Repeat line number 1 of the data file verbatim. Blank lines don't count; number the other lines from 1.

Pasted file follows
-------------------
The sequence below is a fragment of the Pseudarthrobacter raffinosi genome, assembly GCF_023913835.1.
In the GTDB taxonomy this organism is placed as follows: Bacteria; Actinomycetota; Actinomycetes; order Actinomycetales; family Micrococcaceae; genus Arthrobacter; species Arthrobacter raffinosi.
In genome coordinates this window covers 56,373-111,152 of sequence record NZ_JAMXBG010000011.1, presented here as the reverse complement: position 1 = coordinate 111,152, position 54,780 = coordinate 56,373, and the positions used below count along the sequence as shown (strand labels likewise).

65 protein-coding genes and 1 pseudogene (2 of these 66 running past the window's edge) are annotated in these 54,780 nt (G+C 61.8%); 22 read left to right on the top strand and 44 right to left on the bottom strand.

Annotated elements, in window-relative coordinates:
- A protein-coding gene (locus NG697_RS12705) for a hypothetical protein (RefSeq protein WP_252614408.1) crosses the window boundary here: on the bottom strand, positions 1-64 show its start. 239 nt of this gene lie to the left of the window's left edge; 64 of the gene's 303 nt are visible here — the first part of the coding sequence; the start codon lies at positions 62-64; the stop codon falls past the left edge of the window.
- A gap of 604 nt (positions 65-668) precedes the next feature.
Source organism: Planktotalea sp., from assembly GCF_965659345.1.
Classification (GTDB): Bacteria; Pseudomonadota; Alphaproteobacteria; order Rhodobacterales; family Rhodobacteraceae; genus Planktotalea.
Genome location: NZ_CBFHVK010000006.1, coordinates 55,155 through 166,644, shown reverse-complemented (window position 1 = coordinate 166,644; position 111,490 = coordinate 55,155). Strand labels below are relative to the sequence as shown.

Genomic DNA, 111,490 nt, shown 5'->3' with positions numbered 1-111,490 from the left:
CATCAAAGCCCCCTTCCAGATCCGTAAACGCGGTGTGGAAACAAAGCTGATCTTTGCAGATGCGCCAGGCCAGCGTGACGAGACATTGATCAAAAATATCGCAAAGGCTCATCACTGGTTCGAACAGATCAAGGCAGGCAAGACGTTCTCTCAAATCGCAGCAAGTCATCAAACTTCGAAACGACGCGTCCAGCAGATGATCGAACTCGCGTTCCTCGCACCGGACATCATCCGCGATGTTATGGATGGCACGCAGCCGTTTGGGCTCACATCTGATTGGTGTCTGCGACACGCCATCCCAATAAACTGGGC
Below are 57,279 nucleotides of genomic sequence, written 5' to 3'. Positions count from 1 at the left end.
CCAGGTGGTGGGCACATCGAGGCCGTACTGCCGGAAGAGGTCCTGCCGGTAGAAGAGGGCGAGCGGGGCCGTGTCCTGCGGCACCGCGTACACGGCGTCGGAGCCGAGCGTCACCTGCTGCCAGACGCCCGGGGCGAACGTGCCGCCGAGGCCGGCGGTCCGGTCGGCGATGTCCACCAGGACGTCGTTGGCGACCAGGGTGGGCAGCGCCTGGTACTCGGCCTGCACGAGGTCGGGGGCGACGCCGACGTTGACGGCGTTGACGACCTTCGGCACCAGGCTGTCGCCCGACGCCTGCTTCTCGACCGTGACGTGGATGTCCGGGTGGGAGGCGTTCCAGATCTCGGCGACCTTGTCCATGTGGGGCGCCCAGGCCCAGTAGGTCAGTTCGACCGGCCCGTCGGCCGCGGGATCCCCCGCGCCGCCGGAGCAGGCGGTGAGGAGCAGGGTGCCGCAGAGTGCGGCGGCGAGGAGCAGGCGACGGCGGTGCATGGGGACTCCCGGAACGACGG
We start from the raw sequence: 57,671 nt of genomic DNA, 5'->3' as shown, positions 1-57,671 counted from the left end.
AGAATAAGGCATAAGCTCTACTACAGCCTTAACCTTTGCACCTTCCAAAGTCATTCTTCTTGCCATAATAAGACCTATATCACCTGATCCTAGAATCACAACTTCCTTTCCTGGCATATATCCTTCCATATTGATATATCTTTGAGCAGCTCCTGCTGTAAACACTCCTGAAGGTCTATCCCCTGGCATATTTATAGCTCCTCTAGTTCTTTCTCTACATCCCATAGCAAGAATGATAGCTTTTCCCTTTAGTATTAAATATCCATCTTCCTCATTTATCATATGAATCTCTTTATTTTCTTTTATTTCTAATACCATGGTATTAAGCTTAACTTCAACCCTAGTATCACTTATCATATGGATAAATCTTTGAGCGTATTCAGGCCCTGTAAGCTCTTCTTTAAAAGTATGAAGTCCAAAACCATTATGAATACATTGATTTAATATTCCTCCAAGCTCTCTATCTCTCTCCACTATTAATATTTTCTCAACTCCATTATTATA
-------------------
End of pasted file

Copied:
The sequence below is a fragment of the Pseudarthrobacter raffinosi genome, assembly GCF_023913835.1.